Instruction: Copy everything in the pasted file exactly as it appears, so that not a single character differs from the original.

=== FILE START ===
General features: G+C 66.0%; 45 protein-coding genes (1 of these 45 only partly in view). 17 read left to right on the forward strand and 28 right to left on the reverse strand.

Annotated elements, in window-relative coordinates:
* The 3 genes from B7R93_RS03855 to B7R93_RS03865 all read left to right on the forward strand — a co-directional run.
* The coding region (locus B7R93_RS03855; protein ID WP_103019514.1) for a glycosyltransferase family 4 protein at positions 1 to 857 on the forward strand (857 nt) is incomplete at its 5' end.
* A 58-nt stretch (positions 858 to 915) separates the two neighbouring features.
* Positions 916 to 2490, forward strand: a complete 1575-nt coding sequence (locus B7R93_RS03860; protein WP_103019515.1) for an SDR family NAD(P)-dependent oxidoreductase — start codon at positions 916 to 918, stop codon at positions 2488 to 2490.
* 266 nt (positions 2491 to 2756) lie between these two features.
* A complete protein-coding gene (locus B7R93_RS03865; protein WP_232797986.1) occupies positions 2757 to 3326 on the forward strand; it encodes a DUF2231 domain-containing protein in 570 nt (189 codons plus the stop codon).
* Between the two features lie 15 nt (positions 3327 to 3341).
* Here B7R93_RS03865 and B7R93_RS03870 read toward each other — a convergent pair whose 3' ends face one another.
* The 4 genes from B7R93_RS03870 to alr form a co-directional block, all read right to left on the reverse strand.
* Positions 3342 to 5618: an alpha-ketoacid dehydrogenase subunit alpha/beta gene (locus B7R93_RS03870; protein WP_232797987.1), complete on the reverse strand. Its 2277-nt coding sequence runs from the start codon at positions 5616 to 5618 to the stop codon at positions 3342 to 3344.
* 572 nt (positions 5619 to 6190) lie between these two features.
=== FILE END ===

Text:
General features: G+C 66.0%; 45 protein-coding genes (1 of these 45 only partly in view). 17 read left to right on the forward strand and 28 right to left on the reverse strand.

Annotated elements, in window-relative coordinates:
* The 3 genes from B7R93_RS03855 to B7R93_RS03865 all read left to right on the forward strand — a co-directional run.
* The coding region (locus B7R93_RS03855; protein ID WP_103019514.1) for a glycosyltransferase family 4 protein at positions 1 to 857 on the forward strand (857 nt) is incomplete at its 5' end.
* A 58-nt stretch (positions 858 to 915) separates the two neighbouring features.
* Positions 916 to 2490, forward strand: a complete 1575-nt coding sequence (locus B7R93_RS03860; protein WP_103019515.1) for an SDR family NAD(P)-dependent oxidoreductase — start codon at positions 916 to 918, stop codon at positions 2488 to 2490.
* 266 nt (positions 2491 to 2756) lie between these two features.
* A complete protein-coding gene (locus B7R93_RS03865; protein WP_232797986.1) occupies positions 2757 to 3326 on the forward strand; it encodes a DUF2231 domain-containing protein in 570 nt (189 codons plus the stop codon).
* Between the two features lie 15 nt (positions 3327 to 3341).
* Here B7R93_RS03865 and B7R93_RS03870 read toward each other — a convergent pair whose 3' ends face one another.
* The 4 genes from B7R93_RS03870 to alr form a co-directional block, all read right to left on the reverse strand.
* Positions 3342 to 5618: an alpha-ketoacid dehydrogenase subunit alpha/beta gene (locus B7R93_RS03870; protein WP_232797987.1), complete on the reverse strand. Its 2277-nt coding sequence runs from the start codon at positions 5616 to 5618 to the stop codon at positions 3342 to 3344.
* 572 nt (positions 5619 to 6190) lie between these two features.